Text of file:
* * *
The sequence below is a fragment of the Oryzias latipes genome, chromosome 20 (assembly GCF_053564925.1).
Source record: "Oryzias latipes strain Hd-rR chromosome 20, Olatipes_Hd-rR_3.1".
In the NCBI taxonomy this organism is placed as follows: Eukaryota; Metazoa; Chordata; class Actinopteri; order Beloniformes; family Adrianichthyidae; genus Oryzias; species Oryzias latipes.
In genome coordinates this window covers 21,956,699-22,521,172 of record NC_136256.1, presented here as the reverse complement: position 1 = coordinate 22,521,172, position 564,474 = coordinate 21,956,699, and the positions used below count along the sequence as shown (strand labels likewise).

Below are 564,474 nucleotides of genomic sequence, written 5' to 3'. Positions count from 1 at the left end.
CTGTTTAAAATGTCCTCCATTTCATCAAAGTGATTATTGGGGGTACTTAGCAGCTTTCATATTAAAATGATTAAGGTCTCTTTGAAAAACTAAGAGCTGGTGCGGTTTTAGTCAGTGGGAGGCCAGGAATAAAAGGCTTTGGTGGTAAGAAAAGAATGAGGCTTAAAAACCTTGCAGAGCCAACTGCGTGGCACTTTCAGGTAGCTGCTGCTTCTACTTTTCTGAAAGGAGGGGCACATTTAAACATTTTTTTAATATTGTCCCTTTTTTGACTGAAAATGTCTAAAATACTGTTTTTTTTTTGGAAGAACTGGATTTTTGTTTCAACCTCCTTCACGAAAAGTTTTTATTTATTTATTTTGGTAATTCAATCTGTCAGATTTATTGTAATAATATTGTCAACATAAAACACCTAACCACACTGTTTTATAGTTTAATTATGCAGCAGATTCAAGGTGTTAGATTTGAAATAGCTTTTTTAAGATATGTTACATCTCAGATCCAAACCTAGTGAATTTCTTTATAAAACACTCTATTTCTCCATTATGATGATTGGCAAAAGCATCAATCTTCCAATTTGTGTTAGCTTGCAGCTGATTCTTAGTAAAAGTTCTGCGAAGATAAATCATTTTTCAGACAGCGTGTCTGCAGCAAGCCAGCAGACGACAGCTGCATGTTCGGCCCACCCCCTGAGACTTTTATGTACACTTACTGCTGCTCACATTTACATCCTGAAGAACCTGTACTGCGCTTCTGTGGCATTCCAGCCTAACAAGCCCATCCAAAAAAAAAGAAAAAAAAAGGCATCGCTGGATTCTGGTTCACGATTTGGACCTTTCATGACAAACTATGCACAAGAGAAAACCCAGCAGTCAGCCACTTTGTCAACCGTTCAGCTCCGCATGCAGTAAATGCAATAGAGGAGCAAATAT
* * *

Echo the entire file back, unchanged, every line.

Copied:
The sequence below is a fragment of the Oryzias latipes genome, chromosome 20 (assembly GCF_053564925.1).
Source record: "Oryzias latipes strain Hd-rR chromosome 20, Olatipes_Hd-rR_3.1".
In the NCBI taxonomy this organism is placed as follows: Eukaryota; Metazoa; Chordata; class Actinopteri; order Beloniformes; family Adrianichthyidae; genus Oryzias; species Oryzias latipes.
In genome coordinates this window covers 21,956,699-22,521,172 of record NC_136256.1, presented here as the reverse complement: position 1 = coordinate 22,521,172, position 564,474 = coordinate 21,956,699, and the positions used below count along the sequence as shown (strand labels likewise).

Below are 564,474 nucleotides of genomic sequence, written 5' to 3'. Positions count from 1 at the left end.
CTGTTTAAAATGTCCTCCATTTCATCAAAGTGATTATTGGGGGTACTTAGCAGCTTTCATATTAAAATGATTAAGGTCTCTTTGAAAAACTAAGAGCTGGTGCGGTTTTAGTCAGTGGGAGGCCAGGAATAAAAGGCTTTGGTGGTAAGAAAAGAATGAGGCTTAAAAACCTTGCAGAGCCAACTGCGTGGCACTTTCAGGTAGCTGCTGCTTCTACTTTTCTGAAAGGAGGGGCACATTTAAACATTTTTTTAATATTGTCCCTTTTTTGACTGAAAATGTCTAAAATACTGTTTTTTTTTTGGAAGAACTGGATTTTTGTTTCAACCTCCTTCACGAAAAGTTTTTATTTATTTATTTTGGTAATTCAATCTGTCAGATTTATTGTAATAATATTGTCAACATAAAACACCTAACCACACTGTTTTATAGTTTAATTATGCAGCAGATTCAAGGTGTTAGATTTGAAATAGCTTTTTTAAGATATGTTACATCTCAGATCCAAACCTAGTGAATTTCTTTATAAAACACTCTATTTCTCCATTATGATGATTGGCAAAAGCATCAATCTTCCAATTTGTGTTAGCTTGCAGCTGATTCTTAGTAAAAGTTCTGCGAAGATAAATCATTTTTCAGACAGCGTGTCTGCAGCAAGCCAGCAGACGACAGCTGCATGTTCGGCCCACCCCCTGAGACTTTTATGTACACTTACTGCTGCTCACATTTACATCCTGAAGAACCTGTACTGCGCTTCTGTGGCATTCCAGCCTAACAAGCCCATCCAAAAAAAAAGAAAAAAAAAGGCATCGCTGGATTCTGGTTCACGATTTGGACCTTTCATGACAAACTATGCACAAGAGAAAACCCAGCAGTCAGCCACTTTGTCAACCGTTCAGCTCCGCATGCAGTAAATGCAATAGAGGAGCAAATAT